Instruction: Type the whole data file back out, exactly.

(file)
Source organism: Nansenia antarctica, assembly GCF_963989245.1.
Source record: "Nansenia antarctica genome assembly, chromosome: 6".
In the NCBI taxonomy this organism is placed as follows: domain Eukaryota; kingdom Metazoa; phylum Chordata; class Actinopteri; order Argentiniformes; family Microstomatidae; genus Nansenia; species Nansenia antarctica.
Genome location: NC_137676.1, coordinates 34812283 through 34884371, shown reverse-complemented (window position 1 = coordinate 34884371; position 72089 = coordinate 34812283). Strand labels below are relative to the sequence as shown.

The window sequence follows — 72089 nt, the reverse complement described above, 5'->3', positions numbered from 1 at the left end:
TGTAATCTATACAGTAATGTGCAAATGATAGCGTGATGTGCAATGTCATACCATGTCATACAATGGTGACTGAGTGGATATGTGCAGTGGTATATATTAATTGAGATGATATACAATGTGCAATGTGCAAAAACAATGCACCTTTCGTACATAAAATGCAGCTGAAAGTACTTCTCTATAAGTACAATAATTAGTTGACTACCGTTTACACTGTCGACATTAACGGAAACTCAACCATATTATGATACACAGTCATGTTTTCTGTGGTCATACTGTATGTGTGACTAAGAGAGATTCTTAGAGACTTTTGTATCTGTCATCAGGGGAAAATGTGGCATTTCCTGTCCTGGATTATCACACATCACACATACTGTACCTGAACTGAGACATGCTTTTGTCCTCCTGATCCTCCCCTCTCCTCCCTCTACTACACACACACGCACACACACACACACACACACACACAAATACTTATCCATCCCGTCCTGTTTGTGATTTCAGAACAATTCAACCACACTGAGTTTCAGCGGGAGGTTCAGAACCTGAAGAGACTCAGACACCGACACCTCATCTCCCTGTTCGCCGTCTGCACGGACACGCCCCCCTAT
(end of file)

Source organism: Nansenia antarctica, assembly GCF_963989245.1.
Source record: "Nansenia antarctica genome assembly, chromosome: 6".
In the NCBI taxonomy this organism is placed as follows: domain Eukaryota; kingdom Metazoa; phylum Chordata; class Actinopteri; order Argentiniformes; family Microstomatidae; genus Nansenia; species Nansenia antarctica.
Genome location: NC_137676.1, coordinates 34812283 through 34884371, shown reverse-complemented (window position 1 = coordinate 34884371; position 72089 = coordinate 34812283). Strand labels below are relative to the sequence as shown.

The window sequence follows — 72089 nt, the reverse complement described above, 5'->3', positions numbered from 1 at the left end:
TGTAATCTATACAGTAATGTGCAAATGATAGCGTGATGTGCAATGTCATACCATGTCATACAATGGTGACTGAGTGGATATGTGCAGTGGTATATATTAATTGAGATGATATACAATGTGCAATGTGCAAAAACAATGCACCTTTCGTACATAAAATGCAGCTGAAAGTACTTCTCTATAAGTACAATAATTAGTTGACTACCGTTTACACTGTCGACATTAACGGAAACTCAACCATATTATGATACACAGTCATGTTTTCTGTGGTCATACTGTATGTGTGACTAAGAGAGATTCTTAGAGACTTTTGTATCTGTCATCAGGGGAAAATGTGGCATTTCCTGTCCTGGATTATCACACATCACACATACTGTACCTGAACTGAGACATGCTTTTGTCCTCCTGATCCTCCCCTCTCCTCCCTCTACTACACACACACGCACACACACACACACACACACACACAAATACTTATCCATCCCGTCCTGTTTGTGATTTCAGAACAATTCAACCACACTGAGTTTCAGCGGGAGGTTCAGAACCTGAAGAGACTCAGACACCGACACCTCATCTCCCTGTTCGCCGTCTGCACGGACACGCCCCCCTAT